1. Be careful about generalizing the housing costs in Roseburg. Roseburg has more dilapidated and desperation housing than most other cities, which drives down the averages. There are also some problematic neighborhoods in Roseburg in terms of age and general conditions of yards and houses. What I'm saying here is don't assume a house that you'd actually want to live would actually cost you less in Roseburg than it would elsewhere. On-line realty company photos are usually cropped to highlight only the positives. Housing costs are also lower in markets that have a higher proportion of housing vacancy. That's usually an indicator of economic health and overall desireability, though your personal needs may vary.

2. Remember that Roseburg is south of the Willamette Valley and summers can be quite hot with many days over 100F. Again, that may meet with your personal preferences (it's certainly a good gardening climate), but the general impression is often that western valleys have mild summers, and that's not the case in the Umpqua.

3. Don't think that fewer inches of rain means less gloom. The windward side of the mountains might wring a lot of moisture out of the clouds, but that doesn't mean that the clouds disappear. Rainless overcast is common. I wouldn't use amount of average rainfall as a criterion for evaluating the climatic liveability of different areas in western Oregon. The experiential effect doesn't vary that much.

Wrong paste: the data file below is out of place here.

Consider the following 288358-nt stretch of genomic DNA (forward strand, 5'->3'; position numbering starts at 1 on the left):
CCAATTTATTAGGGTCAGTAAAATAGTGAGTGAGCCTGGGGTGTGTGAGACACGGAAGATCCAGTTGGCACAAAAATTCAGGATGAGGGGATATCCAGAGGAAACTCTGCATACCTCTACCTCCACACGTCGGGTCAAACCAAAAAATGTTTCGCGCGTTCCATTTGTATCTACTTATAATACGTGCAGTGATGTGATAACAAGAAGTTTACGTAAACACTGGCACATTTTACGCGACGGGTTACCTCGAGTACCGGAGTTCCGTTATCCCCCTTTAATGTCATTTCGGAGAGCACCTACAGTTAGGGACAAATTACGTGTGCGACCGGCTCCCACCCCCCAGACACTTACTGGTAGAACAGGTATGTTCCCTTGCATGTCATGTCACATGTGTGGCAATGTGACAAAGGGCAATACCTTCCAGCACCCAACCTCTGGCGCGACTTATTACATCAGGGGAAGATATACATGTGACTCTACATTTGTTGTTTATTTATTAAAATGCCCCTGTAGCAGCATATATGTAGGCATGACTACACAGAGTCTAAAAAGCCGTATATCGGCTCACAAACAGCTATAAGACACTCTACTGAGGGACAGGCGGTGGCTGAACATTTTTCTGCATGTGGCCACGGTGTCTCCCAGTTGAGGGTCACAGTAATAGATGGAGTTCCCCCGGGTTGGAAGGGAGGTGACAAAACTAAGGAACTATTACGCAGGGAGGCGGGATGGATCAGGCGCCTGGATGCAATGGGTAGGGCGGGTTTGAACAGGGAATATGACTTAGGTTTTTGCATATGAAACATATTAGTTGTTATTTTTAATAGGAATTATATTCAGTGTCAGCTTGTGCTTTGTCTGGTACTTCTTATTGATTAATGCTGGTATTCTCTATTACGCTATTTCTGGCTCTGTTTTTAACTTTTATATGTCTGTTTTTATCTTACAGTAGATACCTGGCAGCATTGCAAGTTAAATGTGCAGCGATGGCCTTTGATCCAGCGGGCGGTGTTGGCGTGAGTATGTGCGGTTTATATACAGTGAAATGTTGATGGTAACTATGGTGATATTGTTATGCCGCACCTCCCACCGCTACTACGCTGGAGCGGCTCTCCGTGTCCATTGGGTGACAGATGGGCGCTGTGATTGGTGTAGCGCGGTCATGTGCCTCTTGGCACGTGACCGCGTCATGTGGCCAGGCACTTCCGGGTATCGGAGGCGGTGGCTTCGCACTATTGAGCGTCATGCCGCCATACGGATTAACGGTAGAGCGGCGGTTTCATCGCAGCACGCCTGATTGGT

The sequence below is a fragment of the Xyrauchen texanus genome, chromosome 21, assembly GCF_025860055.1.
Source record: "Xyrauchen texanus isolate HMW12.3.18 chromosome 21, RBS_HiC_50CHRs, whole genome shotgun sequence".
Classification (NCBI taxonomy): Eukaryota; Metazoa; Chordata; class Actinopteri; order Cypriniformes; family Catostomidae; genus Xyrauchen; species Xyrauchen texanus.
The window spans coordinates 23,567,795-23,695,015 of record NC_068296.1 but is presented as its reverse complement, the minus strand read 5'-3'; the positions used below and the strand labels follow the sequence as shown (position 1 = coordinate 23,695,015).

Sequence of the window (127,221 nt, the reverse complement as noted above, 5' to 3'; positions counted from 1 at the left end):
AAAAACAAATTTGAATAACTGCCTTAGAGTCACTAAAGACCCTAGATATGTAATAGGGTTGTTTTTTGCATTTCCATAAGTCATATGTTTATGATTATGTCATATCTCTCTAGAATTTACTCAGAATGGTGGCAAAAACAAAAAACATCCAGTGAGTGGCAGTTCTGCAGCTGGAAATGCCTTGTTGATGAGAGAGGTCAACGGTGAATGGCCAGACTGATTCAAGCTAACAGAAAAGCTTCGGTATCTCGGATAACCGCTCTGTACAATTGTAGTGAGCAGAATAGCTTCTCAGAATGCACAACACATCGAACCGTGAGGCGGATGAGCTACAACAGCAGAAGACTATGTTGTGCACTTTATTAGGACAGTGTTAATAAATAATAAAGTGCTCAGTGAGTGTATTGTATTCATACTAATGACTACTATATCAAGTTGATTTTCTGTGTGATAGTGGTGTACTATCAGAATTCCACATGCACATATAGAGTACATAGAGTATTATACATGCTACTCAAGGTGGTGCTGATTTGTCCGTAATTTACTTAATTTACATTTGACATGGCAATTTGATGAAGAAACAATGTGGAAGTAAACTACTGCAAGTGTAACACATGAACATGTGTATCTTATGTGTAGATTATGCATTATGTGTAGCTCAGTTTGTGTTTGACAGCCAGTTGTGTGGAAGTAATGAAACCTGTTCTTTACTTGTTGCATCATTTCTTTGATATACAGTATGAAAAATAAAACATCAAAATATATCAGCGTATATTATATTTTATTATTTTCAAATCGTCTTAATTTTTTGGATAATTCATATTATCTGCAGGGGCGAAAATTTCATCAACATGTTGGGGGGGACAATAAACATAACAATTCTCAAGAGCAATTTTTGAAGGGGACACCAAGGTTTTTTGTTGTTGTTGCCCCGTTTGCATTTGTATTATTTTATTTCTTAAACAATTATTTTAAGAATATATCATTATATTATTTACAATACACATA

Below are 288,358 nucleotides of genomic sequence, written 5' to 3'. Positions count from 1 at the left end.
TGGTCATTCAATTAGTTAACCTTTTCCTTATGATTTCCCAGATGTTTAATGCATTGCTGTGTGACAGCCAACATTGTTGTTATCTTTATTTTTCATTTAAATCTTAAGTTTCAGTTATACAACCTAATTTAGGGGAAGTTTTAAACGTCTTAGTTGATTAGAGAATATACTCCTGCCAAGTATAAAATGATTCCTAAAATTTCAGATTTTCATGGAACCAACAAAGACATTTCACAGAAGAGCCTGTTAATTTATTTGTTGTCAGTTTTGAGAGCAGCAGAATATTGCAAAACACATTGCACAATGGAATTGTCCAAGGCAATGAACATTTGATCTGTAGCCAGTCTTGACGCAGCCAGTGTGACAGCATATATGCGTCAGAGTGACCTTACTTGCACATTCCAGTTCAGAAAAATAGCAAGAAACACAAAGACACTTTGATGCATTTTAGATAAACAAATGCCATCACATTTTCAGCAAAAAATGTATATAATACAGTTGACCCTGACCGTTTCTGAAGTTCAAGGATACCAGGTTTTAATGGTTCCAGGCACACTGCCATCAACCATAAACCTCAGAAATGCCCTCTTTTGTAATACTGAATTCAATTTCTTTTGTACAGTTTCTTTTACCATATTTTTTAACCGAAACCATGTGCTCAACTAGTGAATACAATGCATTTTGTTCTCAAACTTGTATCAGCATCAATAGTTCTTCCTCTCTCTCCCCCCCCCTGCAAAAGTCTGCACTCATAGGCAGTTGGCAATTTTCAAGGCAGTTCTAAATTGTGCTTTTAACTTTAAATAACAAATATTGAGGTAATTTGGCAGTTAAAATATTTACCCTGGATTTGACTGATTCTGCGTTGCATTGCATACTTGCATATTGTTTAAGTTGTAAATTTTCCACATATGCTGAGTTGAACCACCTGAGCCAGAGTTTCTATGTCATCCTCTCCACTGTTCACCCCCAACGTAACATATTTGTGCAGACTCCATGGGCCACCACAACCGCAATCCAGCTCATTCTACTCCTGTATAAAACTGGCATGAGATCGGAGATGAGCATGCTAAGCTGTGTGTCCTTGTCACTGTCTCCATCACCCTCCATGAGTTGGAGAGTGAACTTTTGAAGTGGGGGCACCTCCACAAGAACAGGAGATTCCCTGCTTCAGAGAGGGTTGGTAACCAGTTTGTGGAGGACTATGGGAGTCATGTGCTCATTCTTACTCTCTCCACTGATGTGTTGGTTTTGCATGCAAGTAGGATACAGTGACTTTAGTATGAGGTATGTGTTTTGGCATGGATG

Rate this post positively Reply With Quote Quick reply to this message
 
Old 10-24-2006, 12:35 PM
 
Location: Carlton
6 posts, read 60,492 times
Reputation: 16
Sorry, that you don't like the area! it is a very nice place.

As with ANY area there are good and bad housing markets. But I don't think you should say Roseburg is more dilapidated than any other place. Sorry most of the housing is in the 150-200 range, with many new areas that are actually much higher, there are areas of the city that are rated historical, these really do need help but are on the way to being rejuvinated, and while you are able to find lower end (as with anywhere in the US) I can't say that as a whole the area is bad. I just moved out after many years and I have found many more bad areas up here in Portland than I ever did in Roseburg, comparing the size---I'd say Roseburg is very good.

I will admit that it is a milder climate with more rain than snow/ ice. But, it is no more gloomy than any other city in the state during the winter months.

ALSO, depending on the summer the max you will find temps in the 3 digits, is maybe 2 weeks, but there are the rarities.

can you please tell me where you got all your stats? I am having a real hard time with them, maybe old timers has kicked in and I don't remember!